04:52, September 10 351 0 theguardian.com

2018-09-10 04:52:11
John Bolton to castigate ICC in Washington speech

The US national security adviser, John Bolton, will adopt an aggressive posture against the international criminal court (ICC), threatening sanctions against its judges if they proceed with an investigation into alleged war crimes committed by Americans in Afghanistan.

Bolton is to make the announcement to the Federalist Society, a conservative group, in Washington on Monday. It will be his first major address since joining Donald’s Trump White House.

“The United States will use any means necessary to protect our citizens and those of our allies from unjust prosecution by this illegitimate court,” Bolton will say, according to a draft of his speech.

He will also say that the state department will announce the closure of the Palestine Liberation Organization (PLO) office in Washington out of concern about Palestinian attempts to prompt an ICC investigation of Israel.

The PLO office in Washington did not immediately respond to a request for comment.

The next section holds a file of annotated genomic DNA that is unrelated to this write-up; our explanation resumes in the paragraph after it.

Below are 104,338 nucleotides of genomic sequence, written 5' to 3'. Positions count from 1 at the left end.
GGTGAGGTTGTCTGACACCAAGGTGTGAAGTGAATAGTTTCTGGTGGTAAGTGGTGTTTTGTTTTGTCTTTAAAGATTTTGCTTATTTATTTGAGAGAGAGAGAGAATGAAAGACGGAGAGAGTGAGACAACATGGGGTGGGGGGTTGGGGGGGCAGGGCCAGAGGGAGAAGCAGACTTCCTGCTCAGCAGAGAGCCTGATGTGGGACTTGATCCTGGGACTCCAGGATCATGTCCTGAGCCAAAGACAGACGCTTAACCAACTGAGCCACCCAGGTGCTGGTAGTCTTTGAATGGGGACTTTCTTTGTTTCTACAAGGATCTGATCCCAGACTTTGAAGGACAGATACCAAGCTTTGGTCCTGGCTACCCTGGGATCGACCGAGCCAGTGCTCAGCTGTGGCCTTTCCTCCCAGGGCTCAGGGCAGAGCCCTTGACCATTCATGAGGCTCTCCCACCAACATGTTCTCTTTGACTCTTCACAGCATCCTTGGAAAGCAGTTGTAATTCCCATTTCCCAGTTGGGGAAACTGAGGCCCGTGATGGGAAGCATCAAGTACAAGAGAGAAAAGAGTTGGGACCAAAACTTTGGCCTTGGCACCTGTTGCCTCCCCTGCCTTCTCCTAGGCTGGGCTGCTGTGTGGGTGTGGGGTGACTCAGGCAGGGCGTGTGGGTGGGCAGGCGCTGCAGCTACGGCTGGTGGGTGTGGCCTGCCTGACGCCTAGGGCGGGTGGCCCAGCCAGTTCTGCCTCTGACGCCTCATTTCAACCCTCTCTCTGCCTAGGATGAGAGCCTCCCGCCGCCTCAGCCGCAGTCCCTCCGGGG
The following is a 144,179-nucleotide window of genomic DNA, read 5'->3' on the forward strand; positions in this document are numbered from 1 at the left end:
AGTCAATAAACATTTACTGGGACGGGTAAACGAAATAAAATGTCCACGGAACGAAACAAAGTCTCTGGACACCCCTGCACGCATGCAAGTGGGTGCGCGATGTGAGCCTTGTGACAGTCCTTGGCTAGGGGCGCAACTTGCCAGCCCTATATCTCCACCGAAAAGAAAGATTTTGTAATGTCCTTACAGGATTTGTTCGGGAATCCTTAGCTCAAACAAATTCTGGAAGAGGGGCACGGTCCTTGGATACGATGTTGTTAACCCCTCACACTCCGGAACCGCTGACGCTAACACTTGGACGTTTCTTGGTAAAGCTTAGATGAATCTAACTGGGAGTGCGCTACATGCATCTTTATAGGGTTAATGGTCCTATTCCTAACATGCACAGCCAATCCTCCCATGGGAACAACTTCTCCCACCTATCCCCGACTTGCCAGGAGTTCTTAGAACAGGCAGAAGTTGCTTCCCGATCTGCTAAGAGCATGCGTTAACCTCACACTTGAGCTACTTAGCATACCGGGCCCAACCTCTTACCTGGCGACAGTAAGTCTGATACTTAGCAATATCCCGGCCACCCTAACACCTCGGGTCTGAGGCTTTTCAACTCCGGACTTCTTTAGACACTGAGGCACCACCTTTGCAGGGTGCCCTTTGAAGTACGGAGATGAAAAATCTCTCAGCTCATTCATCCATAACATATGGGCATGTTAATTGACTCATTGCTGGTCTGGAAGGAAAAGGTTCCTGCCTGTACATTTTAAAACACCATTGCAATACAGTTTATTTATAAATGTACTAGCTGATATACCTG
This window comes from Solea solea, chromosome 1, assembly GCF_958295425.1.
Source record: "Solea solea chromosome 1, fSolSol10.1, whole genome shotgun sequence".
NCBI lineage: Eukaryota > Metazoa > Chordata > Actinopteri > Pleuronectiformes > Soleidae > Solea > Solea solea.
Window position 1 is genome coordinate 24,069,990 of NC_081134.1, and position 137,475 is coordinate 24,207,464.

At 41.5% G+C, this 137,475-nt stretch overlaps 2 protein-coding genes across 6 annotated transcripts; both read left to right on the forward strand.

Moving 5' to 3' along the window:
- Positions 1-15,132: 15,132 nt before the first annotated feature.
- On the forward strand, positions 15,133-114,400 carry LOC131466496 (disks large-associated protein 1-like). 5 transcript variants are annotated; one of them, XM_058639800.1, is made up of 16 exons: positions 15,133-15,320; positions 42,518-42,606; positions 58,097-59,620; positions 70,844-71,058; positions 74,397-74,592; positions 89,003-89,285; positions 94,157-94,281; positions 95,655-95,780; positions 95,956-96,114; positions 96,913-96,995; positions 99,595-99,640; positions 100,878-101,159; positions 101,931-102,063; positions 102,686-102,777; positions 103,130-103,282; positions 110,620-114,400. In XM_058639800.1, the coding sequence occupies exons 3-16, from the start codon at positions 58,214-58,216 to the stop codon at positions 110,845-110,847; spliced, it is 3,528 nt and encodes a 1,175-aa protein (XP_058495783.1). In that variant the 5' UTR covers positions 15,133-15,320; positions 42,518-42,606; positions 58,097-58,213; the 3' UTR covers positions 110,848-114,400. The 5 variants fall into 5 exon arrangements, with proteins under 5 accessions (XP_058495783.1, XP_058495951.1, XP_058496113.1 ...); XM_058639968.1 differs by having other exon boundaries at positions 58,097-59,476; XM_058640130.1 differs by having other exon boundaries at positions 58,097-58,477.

“The United States will always stand with our friend and ally, Israel,” Bolton’s draft text states. It says the Trump administration “will fight back” if the international criminal court, which is based in The Hague in the Netherlands, formally proceeds with opening an investigation into alleged war crimes committed by US service members and intelligence professionals during the war in Afghanistan.

If such an inquiry proceeds, the Trump administration will consider banning judges and prosecutors from entering the US, put sanctions on any funds they have in the US financial system and prosecute them in the American court system.

“We will not cooperate with the ICC. We will provide no assistance to the ICC. We will not join the ICC. We will let the ICC die on its own. After all, for all intents and purposes, the ICC is already dead to us,” Bolton’s draft text states.

In addition, the US may negotiate more binding, bilateral agreements to prohibit countries from surrendering Americans to the Hague court, the text says.

The court’s aim is to bring to justice the perpetrators of war crimes, crimes against humanity and genocide. The US did not ratify the Rome treaty that established the court in 2002, with then-President George W Bush opposed to the court. President Barack Obama took some steps to cooperate with the organisation.

“We will consider taking steps in the UN security council to constrain the court’s sweeping powers, including to ensure the ICC does not exercise jurisdiction over Americans and the nationals of our allies that have not ratified the Rome statute,” Bolton’s draft text says.